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PhD Defense: Beguerang Topeur

Published on January 18, 2023 Updated on January 18, 2023
Le 26 January 2023 De 14:00 à 16:30
Pôle Tertiaire - Site La Rotonde - 26 avenue Léon Blum - 63000 Clermont-Ferrand
Room Pascal - 313

PhD Defence. Three essays on the socio-economic impact of climate change in sub-Saharan Africa

Three essays on the socio-economic impact of climate change in sub-Saharan Africa


  • Brun Jean-François, Associate Professor, Université Clermont Auvergne
  • Combes Motel Pascale, Professor, Université Clermont Auvergne
  • Bourgain Arnaud, Associate Professor, Université du Luxembourg
  • Semedo Gervasio, Associate Professor, Université de Tours 
  • Mourji Fouzi, Professeur, Université Hassan II
  • Phelinas Pascale, Research Director, IRD
  • Thakoor Jeevendranath Vimal, Senior Economist, International Monetary Fund


Climate change leads to various climatic manifestations (extreme temperatures, random precipitation, droughts, floods, tornadoes, etc.) that are damaging. The thesis focuses on its socio-economic consequences in sub-Saharan Africa. Is there a disparity across the region's major geographic areas ? How does the importance of indoor climate zones to economies cushion or make countries vulnerable to the socio-economic consequences of climate change? These questions are at the heart of this thesis work, which includes three essays. It focuses in particular on real GDP per capita growth and climate change in sub-Saharan Africa, the climate determinants of inflation in sub-Saharan Africa and the impact of climate change on food security in the Sahel through the case of Chad. The first essay analyzes the effects of climate change on real GDP per capita growth. It covers 47 countries over the period from 1980 to 2017. At the regional level, temperature acts positively on per capita growth through its averages (with a threshold effect) and negatively through its variability. Rainfall acts negatively by its variance. There is, however, a clear disparity when considering geographical areas. It is therefore important that policies to adapt to and combat climate change or promote growth take geographical specificities into account both in their design and implementation. The second essay focuses on the climate determinants of inflation in sub-Saharan Africa. It also provides a regional and geographical view of the relationship between climate and inflation in sub-Saharan Africa. Its purpose is to guide decisions in the manner of inflation targeting. It is clear that in sub-Saharan Africa, rainfall and temperature have a statistically significant effect on inflation, mainly through their trend trends. Rainfall positively affects inflation through the income effect it provides to agricultural households, which represent 60% of the total population. Temperature positively affects inflation through its negative impact on production, i.e. through a supply effect. However, there is a clear disparity across geographical areas. These results show that inflation-targeting policies, which are generally monetary or fiscal, should now take into account climatic hazards. They should also be sensitive to adverse weather conditions that create supply shocks. However, policymakers should pay attention to the favorable rainfall trend that can be a source of inflation in the context of sub-Saharan Africa given the income it provides to the majority agricultural population. The latest essay, which uses survey data from the World Food Program and the National Meteorological Agency, highlights the effect of climatic factors on food security. It shows that climate variables, including rainfall, drought and floods, have a clear influence on food security. A higher level of precipitation is associated with a higher food security status. Drought, on the other hand, is associated with higher food insecurity. However, floods have effects that evolve in sawtooth. Living in an unfavorable climatic zone also exposes you to food insecurity. In a Chadian context, public policies to develop the agricultural sector or to assist the vulnerable population should give priority to areas receiving less than 600mm of rainfall.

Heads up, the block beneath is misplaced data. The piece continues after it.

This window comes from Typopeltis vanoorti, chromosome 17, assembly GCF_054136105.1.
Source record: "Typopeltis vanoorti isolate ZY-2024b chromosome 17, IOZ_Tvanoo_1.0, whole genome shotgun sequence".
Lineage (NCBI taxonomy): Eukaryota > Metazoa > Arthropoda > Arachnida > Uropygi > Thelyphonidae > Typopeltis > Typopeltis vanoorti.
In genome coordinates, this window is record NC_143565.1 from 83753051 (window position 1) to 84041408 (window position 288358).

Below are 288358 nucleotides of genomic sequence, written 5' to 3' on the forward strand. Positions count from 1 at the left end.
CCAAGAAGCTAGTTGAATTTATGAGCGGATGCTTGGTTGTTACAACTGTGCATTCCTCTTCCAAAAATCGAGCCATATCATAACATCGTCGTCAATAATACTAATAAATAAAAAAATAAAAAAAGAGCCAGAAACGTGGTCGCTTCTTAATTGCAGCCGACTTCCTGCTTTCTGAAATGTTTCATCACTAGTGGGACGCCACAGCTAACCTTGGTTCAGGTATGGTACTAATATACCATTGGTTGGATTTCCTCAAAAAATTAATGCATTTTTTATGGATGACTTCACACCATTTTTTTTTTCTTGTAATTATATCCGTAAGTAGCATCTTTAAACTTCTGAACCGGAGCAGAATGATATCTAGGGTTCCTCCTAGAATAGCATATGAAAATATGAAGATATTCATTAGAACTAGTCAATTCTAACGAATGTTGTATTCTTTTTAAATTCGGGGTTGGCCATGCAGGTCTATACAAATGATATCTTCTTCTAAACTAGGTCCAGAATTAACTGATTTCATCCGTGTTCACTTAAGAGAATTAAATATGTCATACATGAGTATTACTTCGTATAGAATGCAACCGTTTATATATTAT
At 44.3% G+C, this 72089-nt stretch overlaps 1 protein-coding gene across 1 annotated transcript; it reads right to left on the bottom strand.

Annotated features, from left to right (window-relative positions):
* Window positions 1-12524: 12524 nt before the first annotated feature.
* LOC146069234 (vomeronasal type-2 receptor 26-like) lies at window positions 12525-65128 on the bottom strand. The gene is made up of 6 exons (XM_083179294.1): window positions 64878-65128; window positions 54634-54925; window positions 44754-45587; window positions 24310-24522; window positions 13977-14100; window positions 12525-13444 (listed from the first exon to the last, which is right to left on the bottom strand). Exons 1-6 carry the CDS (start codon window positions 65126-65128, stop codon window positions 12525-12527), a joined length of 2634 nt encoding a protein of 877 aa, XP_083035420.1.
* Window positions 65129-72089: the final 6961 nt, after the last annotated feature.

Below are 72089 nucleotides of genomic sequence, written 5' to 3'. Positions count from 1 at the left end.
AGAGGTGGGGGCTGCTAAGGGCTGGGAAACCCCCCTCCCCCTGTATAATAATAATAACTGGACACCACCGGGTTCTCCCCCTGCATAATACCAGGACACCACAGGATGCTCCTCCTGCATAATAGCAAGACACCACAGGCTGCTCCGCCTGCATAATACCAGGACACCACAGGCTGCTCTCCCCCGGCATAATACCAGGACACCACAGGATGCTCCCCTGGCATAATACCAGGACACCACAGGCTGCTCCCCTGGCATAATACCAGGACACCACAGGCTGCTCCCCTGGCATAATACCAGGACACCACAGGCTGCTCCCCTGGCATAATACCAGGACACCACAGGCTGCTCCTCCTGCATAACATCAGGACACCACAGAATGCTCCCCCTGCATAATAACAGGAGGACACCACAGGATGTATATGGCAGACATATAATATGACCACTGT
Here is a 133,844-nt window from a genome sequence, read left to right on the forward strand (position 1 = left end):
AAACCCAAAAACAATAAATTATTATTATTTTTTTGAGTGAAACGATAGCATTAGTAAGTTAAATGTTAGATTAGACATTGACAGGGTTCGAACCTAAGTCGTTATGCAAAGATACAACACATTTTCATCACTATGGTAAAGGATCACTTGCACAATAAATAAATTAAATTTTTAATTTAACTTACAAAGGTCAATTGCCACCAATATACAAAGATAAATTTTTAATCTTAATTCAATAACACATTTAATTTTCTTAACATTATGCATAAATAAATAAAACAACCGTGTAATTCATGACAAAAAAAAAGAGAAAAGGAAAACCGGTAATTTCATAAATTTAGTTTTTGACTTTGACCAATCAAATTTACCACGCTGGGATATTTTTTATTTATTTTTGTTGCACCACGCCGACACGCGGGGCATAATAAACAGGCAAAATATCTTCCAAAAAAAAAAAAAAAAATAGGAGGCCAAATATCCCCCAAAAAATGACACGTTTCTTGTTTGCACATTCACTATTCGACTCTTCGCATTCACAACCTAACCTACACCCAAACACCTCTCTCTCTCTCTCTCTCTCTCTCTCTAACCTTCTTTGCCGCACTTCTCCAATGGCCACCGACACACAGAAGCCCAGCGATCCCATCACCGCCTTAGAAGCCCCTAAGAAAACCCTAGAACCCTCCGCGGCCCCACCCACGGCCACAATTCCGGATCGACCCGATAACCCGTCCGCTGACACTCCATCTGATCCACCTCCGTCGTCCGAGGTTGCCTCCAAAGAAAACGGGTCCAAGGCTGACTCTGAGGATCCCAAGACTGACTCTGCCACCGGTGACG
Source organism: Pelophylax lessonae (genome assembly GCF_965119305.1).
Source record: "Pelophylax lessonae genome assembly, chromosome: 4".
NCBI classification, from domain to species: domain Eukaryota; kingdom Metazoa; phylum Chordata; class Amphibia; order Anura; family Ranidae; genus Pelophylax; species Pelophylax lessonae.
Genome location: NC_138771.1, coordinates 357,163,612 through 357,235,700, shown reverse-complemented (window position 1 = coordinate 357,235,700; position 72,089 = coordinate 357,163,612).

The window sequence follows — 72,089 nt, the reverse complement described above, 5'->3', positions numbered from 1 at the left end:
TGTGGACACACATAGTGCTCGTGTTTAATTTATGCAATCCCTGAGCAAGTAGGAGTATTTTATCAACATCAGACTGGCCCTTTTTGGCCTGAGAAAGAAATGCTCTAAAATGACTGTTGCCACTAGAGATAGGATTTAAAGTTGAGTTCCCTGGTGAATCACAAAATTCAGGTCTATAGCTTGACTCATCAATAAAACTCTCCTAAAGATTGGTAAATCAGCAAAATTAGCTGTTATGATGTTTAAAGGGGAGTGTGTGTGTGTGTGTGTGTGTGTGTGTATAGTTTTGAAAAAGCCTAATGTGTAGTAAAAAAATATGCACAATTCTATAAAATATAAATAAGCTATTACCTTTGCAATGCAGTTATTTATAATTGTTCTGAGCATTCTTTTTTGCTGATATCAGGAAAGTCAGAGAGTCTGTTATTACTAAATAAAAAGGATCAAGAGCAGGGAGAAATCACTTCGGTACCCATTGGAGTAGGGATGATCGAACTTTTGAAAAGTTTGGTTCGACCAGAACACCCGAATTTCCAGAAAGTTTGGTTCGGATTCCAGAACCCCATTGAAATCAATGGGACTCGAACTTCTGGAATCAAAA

Climate change, growth by habitat, inflation, food security, Sub-Saharan Africa, Sahel, Chad, temperature, rainfall, geographical areas, climatic zones.